I don’t know how it’s happened, but I seem to have a bunch of duplicate tracks in my (huge) iTunes library and it’s annoying as heck. I can remove them by hand, but it’s tedious and I’m afraid of user error. I checked out the “Show Duplicates” feature in iTunes, but it seems to think that songs with the same name by different artists on different albums are dupes. Uh, no. So what’s the solution, Dave? Oh, if it matters, I’m on an iMac.
This is a common problem for those of us who have big music libraries on our computers, and there must be millions of us given the popularity of iPods, iPhones, and such! I have the very same problem you do, and I also am puzzled how I ended up with duplicate tracks, but there are definitely albums where every single track appears twice in my library. Not what I want, and a clear waste of disk space.
There is indeed a “Show Duplicates” feature in iTunes, but it seems to just operate on the song title, so if you have multiple covers of the same song, or different songs with the same name, then you’re hosed. The good news, though, is that the feature isn’t “remove dupes”, which would be 1000x more annoying!
There is a “Show Exact Duplicates” option but let me also demonstrate a very slick third-party set of scripts called Dupin too. It’s really slick and perfect for our task.
To start, though, try File –> Show Duplicates. You’ll see something like this in iTunes:
Look closely and you’ll see that, for example, there are three versions of Ain’t Nobody But Me, by Supertramp, but it’s on two different albums. Worse, All The Things You Are by Ella Fitzgerald is only on separate albums, and is actually different recordings. So we don’t want to blindly delete these tracks.
What’s more confusing to me is that it’s not showing duplicates, it’s showing both the original and the duplicate: if you blindly just select them all and delete them, you’ll have lost both copies of the track. Not at all what you want!
Here’s a secret trick, though: hold down the Option key then click on File and you’ll see that the menu option has changed from “Show Duplicates” to “Show Exact Duplicates”. Do that and the results are a bit more logical:
That’s better! Now it’s just true duplicated files, both the original and the duplicate. If you look closely, notice that for some reason my copy of the Genesis album Invisible Touch seems to have three copies of Anything She Does!
Problem is, you’re still stuck with no easy way to weed out the dupes. There’s a further nuance too: what if you have two versions of a song in a compilation, same name, same album, same artist, but different track lengths? That’s where Dupin comes in so handy, and for $15 it’s a small investment for your sanity.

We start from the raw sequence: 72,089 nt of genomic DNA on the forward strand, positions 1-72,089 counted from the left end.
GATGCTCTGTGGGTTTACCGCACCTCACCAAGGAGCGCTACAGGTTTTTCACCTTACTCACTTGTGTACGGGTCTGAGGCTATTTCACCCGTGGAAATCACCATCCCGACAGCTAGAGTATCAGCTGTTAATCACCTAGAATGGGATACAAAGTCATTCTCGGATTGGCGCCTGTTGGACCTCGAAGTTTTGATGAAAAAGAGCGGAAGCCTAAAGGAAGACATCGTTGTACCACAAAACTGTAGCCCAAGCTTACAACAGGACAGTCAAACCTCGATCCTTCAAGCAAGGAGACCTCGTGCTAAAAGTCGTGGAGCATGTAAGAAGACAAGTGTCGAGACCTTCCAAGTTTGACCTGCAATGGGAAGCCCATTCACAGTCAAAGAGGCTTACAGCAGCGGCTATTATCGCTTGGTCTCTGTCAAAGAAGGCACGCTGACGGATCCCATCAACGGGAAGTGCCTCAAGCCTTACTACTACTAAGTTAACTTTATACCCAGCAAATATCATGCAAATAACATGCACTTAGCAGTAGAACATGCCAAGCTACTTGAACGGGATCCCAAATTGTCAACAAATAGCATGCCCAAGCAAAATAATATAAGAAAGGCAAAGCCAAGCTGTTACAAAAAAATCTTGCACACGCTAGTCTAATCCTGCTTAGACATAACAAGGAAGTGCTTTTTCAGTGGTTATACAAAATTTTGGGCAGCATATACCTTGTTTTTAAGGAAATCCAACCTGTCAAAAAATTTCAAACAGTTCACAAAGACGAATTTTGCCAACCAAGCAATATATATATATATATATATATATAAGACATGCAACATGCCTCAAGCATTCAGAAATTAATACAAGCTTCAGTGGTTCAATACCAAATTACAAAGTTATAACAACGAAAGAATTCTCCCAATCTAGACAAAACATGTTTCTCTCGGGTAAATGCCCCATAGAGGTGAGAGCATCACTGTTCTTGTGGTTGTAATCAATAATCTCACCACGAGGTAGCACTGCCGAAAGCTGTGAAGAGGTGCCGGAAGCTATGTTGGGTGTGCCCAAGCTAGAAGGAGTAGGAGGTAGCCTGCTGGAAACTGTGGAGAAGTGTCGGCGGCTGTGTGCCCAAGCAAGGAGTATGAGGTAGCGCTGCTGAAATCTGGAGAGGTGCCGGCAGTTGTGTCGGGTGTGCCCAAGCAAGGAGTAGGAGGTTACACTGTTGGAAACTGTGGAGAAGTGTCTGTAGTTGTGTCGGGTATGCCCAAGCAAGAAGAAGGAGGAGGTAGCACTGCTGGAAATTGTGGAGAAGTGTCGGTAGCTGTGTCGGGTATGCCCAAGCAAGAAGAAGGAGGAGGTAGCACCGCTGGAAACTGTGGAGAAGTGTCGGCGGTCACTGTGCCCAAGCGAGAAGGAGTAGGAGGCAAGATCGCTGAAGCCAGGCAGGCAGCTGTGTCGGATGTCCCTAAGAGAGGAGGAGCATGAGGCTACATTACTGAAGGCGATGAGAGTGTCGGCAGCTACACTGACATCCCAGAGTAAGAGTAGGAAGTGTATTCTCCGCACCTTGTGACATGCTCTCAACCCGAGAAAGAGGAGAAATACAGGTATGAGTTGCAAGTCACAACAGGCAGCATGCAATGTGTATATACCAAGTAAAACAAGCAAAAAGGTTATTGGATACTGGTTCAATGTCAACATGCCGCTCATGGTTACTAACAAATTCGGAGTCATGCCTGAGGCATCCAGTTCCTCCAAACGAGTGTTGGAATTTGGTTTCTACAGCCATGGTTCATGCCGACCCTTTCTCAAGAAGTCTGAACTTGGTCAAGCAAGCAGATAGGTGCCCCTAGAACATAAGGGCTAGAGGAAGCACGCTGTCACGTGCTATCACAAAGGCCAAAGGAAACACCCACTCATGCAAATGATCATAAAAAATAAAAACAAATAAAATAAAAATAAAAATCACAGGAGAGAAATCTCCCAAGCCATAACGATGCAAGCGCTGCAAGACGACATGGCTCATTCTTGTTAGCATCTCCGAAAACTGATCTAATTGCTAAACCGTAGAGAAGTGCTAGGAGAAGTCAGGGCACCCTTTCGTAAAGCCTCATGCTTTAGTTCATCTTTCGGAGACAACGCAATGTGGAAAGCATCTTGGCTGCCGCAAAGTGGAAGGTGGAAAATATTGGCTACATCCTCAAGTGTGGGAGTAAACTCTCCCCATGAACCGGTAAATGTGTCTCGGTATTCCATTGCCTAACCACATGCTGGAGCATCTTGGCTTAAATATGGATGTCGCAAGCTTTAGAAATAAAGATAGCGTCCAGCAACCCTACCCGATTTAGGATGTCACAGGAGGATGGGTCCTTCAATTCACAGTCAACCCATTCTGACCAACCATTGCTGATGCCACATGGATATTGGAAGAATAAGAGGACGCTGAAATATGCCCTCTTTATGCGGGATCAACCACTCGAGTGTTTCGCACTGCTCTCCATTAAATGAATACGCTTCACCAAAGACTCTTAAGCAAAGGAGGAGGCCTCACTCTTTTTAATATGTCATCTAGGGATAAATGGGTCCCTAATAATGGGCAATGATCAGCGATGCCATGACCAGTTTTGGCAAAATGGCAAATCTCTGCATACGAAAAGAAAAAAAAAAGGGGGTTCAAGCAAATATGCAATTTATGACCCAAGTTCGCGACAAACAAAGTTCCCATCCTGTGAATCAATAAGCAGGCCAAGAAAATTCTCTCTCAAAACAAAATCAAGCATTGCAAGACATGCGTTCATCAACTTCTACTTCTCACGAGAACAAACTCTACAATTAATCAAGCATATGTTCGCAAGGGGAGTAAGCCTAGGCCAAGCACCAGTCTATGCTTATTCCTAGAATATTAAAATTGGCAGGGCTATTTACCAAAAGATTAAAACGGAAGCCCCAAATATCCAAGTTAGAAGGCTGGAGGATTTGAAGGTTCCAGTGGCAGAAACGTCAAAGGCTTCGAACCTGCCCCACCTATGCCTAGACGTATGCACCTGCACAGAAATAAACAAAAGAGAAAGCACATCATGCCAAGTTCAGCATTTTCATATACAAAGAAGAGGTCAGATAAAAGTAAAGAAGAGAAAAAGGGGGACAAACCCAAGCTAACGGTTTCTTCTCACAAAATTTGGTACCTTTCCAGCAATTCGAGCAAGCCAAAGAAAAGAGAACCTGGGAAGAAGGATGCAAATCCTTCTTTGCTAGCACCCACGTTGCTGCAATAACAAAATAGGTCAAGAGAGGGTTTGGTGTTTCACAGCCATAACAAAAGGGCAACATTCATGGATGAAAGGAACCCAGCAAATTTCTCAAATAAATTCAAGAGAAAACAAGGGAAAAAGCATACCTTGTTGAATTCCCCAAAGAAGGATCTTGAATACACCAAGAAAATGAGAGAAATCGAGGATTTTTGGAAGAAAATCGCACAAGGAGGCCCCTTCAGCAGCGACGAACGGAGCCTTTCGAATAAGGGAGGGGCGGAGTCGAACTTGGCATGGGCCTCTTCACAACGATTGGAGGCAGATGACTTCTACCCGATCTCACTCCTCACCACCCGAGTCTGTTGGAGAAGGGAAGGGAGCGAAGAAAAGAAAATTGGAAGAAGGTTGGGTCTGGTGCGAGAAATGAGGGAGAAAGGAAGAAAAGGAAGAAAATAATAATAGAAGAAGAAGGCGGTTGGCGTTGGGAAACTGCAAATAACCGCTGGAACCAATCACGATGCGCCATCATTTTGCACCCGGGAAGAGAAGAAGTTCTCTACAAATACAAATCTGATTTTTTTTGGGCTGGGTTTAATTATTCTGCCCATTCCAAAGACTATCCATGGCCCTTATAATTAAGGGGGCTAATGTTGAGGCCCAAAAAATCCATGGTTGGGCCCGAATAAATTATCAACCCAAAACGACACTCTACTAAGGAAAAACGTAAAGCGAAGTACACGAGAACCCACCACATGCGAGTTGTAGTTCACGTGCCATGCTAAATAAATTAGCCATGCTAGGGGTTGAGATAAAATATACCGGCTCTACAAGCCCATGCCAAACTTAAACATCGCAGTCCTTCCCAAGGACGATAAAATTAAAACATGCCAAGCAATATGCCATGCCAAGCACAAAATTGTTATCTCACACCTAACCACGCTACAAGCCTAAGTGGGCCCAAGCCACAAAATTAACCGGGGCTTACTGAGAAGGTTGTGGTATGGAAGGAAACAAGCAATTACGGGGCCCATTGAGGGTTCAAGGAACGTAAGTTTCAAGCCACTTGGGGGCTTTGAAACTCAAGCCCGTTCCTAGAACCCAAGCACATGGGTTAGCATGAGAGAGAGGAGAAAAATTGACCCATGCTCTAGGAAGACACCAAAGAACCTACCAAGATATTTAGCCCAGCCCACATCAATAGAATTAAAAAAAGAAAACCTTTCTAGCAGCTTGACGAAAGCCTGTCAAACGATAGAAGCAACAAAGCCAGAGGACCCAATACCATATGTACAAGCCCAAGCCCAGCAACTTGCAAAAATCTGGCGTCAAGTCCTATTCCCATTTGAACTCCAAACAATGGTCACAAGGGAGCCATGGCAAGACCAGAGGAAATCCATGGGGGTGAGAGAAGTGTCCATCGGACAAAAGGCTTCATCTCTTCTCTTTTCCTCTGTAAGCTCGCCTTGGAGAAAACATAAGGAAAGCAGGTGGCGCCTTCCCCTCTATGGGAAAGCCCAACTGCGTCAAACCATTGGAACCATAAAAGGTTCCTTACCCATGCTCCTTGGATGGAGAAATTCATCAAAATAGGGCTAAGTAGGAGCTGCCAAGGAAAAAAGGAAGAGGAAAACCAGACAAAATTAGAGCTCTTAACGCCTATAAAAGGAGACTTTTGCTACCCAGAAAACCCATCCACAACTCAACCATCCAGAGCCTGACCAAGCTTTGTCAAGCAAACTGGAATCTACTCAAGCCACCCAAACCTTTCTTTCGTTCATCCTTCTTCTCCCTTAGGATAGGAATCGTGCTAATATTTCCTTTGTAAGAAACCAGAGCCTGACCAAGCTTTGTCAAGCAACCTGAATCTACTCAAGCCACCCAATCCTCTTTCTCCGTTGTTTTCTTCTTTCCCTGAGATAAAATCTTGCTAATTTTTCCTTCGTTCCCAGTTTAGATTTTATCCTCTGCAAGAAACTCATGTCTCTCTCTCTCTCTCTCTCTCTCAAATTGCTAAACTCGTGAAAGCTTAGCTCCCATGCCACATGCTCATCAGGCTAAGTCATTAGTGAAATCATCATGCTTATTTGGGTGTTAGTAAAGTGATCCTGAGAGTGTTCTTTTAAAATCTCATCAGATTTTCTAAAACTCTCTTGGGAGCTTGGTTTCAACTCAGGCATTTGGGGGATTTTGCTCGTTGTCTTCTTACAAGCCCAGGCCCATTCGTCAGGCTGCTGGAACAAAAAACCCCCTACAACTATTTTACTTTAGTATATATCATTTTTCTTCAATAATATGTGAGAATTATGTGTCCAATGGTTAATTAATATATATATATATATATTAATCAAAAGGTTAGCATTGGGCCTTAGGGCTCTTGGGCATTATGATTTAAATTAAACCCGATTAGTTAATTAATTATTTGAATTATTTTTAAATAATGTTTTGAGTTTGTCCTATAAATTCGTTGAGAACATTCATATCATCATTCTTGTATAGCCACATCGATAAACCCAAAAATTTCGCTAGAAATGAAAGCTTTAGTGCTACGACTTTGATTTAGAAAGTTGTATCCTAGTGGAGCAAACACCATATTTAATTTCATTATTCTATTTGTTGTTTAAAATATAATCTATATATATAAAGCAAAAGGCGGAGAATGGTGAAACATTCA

Download, install, and get your registration key and you’ll be able to launch it and see, well, not much:
Look at the criteria on the left, however. Here you can define what it should take into consideration when it tries to figure out if one track is a duplicate of another or not. I chose to have it check song title, artist, album and track length. Now, click on “Get Dupes” on the toolbar and after a few seconds (or possibly longer), you’ll get a list of the duplicates base on your filtering criteria:
That looks accurate! Here’s where Dupin is cool: instead of making me select every other track as I would have to do in iTunes itself, Dupin lets you specify exactly how it should choose between the original and the duplicate by choosing Tools –> Filter Controls, which brings up this window:
The app says it clearly: select the keeper in a dupe group. Do that based on whatever criteria you want to use, I use “Most Recently Played”, then click on “Filter”. The result:
Notice the tracks checked? Those are the keepers out of the batch. It’s a bit tricky but you’re denoting which ones to keep, not which ones to delete or remove. Ready to axe the dupes and keep the keepers?
Go to Tools –> Purge… and you can have Dupin do the heavy lifting, trashing the tracks that you’ve ascertained are duplicates:
I’ll go for it, what the heck. Click on “Remove” and you get another choice:
Oh, okay, we’ll keep the files “just in case” by choosing “Keep Files”. Next thing ya know…
and it’s done! Now, did it really work? Did we really get rid of the dupes? Easiest way to find out is to switch back to iTunes and choose “Show Duplicates” again. If you’re like me, there are still dupes, but look closely and you’ll find that they’re different duration, on different albums, performed by different musicians, or otherwise not actually duplicates. Easy!
I hope that helps you figure things out. As always, if you find shareware useful, don’t forget to pay and support the programmer’s efforts!